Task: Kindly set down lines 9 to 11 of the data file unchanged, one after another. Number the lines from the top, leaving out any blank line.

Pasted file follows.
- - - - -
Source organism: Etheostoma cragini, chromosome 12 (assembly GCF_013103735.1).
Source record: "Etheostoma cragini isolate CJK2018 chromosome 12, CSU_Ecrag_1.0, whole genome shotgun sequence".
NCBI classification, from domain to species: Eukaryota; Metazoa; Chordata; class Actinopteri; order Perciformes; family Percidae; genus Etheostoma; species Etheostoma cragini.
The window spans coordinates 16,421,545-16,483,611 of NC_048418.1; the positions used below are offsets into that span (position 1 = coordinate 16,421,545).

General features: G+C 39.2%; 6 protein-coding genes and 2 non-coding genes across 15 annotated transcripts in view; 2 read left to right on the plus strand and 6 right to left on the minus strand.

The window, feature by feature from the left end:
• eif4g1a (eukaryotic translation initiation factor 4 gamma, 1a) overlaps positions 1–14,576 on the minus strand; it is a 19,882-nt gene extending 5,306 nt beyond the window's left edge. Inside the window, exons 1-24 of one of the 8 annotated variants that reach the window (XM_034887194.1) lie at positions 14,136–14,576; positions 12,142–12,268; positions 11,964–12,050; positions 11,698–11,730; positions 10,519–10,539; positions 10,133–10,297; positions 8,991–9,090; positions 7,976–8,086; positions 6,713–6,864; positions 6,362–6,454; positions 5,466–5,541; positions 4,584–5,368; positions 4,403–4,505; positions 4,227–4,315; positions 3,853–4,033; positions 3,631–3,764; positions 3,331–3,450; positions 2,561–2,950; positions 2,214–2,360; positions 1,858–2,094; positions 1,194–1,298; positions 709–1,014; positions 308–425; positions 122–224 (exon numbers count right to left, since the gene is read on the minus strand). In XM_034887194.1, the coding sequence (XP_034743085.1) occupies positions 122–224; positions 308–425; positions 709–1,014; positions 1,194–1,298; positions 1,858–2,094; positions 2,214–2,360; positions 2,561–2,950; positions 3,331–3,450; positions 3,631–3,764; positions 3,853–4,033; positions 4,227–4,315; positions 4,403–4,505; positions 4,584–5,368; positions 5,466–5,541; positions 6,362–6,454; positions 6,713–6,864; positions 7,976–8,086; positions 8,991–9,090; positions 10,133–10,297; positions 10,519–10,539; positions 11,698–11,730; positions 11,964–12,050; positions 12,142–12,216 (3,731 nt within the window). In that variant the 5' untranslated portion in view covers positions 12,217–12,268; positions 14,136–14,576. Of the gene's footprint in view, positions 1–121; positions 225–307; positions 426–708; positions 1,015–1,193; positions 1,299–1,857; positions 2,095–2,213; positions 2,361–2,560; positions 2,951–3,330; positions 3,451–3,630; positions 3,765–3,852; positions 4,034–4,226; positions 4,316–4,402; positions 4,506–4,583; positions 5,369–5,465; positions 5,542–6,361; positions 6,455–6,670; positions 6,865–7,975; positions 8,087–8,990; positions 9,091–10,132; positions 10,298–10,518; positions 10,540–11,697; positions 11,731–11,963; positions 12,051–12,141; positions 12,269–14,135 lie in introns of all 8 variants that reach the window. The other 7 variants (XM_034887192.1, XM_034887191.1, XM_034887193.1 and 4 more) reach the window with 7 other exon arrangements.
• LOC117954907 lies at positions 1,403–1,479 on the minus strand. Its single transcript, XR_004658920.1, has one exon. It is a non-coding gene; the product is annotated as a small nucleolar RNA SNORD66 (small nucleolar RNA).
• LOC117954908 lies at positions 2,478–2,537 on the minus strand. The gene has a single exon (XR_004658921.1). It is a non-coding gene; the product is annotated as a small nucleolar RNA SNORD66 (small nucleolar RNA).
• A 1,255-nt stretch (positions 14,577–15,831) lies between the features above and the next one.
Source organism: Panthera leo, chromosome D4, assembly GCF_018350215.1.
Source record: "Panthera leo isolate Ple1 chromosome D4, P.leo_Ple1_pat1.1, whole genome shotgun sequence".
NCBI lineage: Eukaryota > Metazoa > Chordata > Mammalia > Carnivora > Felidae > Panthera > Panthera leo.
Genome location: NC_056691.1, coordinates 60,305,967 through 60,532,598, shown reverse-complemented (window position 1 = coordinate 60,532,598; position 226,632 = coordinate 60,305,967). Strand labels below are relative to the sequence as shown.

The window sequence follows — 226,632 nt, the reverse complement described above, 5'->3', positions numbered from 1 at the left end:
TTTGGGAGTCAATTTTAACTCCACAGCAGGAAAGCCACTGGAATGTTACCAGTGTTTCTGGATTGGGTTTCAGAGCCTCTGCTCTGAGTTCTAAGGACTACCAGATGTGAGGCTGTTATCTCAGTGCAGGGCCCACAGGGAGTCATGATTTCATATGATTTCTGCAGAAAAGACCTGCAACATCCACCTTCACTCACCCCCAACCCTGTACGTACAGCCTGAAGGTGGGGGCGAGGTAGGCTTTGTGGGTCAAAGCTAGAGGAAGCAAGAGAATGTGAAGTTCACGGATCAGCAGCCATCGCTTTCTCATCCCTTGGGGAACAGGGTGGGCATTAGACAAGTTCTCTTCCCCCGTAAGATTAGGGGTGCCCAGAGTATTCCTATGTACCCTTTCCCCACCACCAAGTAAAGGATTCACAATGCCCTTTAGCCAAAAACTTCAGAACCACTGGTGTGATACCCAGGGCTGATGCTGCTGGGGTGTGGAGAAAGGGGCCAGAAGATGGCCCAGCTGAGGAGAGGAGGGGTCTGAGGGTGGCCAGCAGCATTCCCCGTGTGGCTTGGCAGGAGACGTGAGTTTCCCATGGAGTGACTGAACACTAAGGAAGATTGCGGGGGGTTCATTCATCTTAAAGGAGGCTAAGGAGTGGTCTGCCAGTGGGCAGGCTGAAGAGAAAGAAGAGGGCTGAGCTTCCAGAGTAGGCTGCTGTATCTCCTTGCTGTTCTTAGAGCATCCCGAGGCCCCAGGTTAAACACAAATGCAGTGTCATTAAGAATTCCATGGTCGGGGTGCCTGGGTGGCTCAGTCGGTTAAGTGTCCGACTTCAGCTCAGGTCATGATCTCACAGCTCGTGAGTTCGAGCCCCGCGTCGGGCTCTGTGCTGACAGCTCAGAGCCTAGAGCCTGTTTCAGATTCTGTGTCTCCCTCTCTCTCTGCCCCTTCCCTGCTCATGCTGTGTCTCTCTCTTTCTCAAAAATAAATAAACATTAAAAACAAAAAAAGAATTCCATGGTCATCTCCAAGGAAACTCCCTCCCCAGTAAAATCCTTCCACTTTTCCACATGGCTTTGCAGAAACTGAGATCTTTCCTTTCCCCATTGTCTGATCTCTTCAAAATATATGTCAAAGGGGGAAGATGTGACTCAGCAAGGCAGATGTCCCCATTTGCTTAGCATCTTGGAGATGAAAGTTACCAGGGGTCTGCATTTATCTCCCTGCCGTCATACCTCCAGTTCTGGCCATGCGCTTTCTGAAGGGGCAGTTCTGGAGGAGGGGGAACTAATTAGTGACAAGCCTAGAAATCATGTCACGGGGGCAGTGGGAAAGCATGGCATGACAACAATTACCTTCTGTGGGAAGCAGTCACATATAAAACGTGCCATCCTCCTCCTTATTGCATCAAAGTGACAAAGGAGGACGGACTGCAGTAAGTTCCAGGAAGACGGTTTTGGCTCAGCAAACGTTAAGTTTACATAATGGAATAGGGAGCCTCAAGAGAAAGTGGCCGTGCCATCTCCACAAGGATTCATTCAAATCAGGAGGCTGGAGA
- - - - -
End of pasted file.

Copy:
• LOC117954908 lies at positions 2,478–2,537 on the minus strand. The gene has a single exon (XR_004658921.1). It is a non-coding gene; the product is annotated as a small nucleolar RNA SNORD66 (small nucleolar RNA).
• A 1,255-nt stretch (positions 14,577–15,831) lies between the features above and the next one.
Source organism: Panthera leo, chromosome D4, assembly GCF_018350215.1.